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The Currier & Ives lithograph showing people fleeing the Great Chicago Fire of 1871

Great Chicago Fire

The Great Chicago Fire burned October 8 to 10, 1871, in Chicago, Illinois. Chicago, with its frequent high winds and countless wooden structures, was prone to fires even before the “Great Fire” tore through the city. However, none was so destructive as this one. It ultimately killed 300 people and destroyed more than 17,000 buildings. …Read More

Battles of Saratoga: "Surrender of General Burgoyne," by John Trumbull

Battles of Saratoga

The Battles of Saratoga were two Revolutionary War battles, fought on September 19 and October 7, 1777, near Saratoga, New York. Following the battles, British and German troops under British general John Burgoyne surrendered to American general Horatio Gates on October 17, turning the tide of the Revolutionary War in the Americans’ favor. Background In …Read More

Rosa Parks, circa 1955

Rosa Parks

Rosa Parks (February 4, 1913 – October 24, 2005) was an African American civil rights activist best known for her role in the Montgomery Bus Boycott. Born Rosa Louise McCauley in Tuskegee, Alabama, Rosa Parks grew up living with her mother and grandparents in Pine Level, Alabama. She was forced to quit school at age …Read More

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Flag of Texas

Texas

Texas is a U.S. state located in the south-central part of the country. It is the second-largest state in terms of both geography and population. Texas shares its southwestern border with Mexico, and the Gulf of Mexico lies to the southeast. Historically, its major industries have included agriculture (especially cattle and cotton), lumber, and oil; …Read More

Episode 3: The Impact of Industrial Disasters and An Enormous Rat

There’s a somewhat sombre tone to episode three, with Brad and Michala each sharing a story and research stemming from the tragic year of 1862 – from a boiler explosion in Leicestershire (reported in the Bury and Norwich Post, 25 Jan. 1862) to the Hartley Colliery disaster (covered by the Newcastle Weekly Courant, 24 Jan. …Read More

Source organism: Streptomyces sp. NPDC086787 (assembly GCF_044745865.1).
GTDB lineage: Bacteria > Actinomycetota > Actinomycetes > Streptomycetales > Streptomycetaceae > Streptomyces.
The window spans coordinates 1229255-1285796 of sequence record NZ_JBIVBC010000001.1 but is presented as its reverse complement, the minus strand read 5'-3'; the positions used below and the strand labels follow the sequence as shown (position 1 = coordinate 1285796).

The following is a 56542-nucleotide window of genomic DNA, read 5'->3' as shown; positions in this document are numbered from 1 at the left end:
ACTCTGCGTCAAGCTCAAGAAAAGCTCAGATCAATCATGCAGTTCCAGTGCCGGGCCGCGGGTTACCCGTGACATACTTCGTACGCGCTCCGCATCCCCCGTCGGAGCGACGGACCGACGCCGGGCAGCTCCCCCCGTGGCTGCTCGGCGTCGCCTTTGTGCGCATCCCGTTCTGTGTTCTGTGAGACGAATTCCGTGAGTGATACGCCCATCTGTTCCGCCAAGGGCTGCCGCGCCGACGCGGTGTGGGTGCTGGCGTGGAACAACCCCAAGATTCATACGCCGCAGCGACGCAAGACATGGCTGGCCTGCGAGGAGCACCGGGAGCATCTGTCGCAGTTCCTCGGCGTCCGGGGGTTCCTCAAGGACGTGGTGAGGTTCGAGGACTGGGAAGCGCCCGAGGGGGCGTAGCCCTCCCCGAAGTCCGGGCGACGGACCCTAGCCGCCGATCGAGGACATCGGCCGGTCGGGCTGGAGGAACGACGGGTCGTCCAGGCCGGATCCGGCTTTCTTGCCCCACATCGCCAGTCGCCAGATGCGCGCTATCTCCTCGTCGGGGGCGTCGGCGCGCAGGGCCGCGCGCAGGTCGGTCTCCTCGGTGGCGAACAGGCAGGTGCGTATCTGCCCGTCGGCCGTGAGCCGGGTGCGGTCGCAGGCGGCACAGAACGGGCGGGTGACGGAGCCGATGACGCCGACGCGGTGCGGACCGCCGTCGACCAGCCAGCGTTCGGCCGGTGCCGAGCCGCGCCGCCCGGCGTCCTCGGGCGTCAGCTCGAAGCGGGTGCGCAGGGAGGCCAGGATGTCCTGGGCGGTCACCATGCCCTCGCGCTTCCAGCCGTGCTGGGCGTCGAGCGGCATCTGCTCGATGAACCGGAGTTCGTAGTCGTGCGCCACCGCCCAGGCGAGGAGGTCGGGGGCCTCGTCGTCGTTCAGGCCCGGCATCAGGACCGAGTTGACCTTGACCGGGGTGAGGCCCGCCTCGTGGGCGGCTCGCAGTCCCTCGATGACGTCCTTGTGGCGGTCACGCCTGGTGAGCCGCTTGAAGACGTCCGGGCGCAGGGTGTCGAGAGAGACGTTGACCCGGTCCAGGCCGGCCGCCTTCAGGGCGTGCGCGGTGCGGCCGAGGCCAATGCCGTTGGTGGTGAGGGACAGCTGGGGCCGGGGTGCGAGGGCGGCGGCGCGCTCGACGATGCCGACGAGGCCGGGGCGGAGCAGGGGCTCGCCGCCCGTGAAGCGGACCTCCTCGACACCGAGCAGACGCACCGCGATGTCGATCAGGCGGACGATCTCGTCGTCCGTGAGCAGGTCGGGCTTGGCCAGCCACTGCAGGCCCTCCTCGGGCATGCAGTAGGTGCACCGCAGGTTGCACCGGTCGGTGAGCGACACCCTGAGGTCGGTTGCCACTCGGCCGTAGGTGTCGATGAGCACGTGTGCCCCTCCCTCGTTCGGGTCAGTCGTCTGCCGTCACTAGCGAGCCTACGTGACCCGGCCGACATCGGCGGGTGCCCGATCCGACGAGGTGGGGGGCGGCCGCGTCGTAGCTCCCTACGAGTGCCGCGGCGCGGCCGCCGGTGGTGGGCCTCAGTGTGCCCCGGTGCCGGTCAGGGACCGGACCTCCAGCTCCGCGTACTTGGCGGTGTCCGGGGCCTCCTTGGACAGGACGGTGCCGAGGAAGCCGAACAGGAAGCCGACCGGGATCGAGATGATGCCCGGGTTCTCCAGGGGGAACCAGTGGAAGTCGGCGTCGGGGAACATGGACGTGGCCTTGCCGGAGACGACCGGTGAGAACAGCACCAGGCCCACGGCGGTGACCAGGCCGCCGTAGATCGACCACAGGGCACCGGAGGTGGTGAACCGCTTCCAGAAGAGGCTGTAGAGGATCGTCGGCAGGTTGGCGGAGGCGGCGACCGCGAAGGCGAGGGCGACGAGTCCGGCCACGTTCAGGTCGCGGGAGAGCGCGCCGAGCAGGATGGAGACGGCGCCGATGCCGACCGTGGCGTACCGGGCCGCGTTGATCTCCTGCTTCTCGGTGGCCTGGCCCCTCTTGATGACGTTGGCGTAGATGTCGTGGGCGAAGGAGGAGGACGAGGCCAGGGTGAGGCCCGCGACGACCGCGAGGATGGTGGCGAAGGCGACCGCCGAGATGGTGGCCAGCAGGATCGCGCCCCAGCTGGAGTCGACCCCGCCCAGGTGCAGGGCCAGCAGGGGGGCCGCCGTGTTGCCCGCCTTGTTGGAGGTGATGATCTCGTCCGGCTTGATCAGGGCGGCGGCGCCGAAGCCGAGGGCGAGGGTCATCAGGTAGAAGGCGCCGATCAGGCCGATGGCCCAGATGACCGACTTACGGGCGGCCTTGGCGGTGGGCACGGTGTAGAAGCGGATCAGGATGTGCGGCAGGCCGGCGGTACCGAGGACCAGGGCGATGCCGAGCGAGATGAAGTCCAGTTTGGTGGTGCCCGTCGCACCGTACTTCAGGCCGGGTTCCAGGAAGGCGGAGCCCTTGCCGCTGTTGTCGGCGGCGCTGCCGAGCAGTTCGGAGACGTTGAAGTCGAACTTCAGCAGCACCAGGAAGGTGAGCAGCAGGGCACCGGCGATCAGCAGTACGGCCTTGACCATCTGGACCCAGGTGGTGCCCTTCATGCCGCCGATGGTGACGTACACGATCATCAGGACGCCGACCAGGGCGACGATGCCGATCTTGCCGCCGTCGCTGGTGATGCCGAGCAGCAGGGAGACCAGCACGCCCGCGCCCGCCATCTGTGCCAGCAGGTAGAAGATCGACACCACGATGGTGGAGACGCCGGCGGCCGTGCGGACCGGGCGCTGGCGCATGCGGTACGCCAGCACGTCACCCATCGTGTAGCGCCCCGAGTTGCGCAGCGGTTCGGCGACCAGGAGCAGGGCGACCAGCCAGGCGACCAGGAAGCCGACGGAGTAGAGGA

HMS Warspite and Malaya during the battle of Jutland

Battle of Jutland

On May 31, 1916, the British and German navies clashed in the North Sea, off the coast of Denmark, in the Battle of Jutland, the biggest naval battle of World War I. The battle lasted about 12 hours and engaged more than 100,000 men on 250 ships. Chance Encounter The Battle of Jutland began on …Read More

Episode 2: Old Jane Cakebread, A Near Miss and 19th Century Dentistry

In episode two, Michala tells the story of the colourful life and times of Old Jane Cakebread, who was making her 271st appearance before the North London Magistrates’ Court (as reported in the Huddersfield Chronicle and West Yorkshire Advertiser, Nov 1894) and Brad makes an impressive segue from a near drowning (covered by the Preston …Read More

'Behind The Headlines of History' podcast

Episode 1: The Great Bullion Robbery (a love story) and Hazelnut Theft

In the first episode of Series 1, Michala shares the love story behind The Great Bullion Robbery that was reported in the press in 1855, and Brad’s research reveals how the perpetrator of a hazelnut theft, covered by The Hampshire Advertiser in 1877, is linked to Downton Abbey! To round the episode off, this week’s …Read More

Destruction in Johnstown after the flood

Johnstown Flood

On May 31, 1889, South Fork Dam near Johnstown, Pennsylvania, collapsed, releasing the entire volume of Lake Conemaugh into the valley below. The ensuing disaster, known as the Johnstown Flood, resulted in the deaths of over 2,200 people. Johnstown In 1889, around 30,000 people lived in the booming steel mill city of Johnstown, located in …Read More

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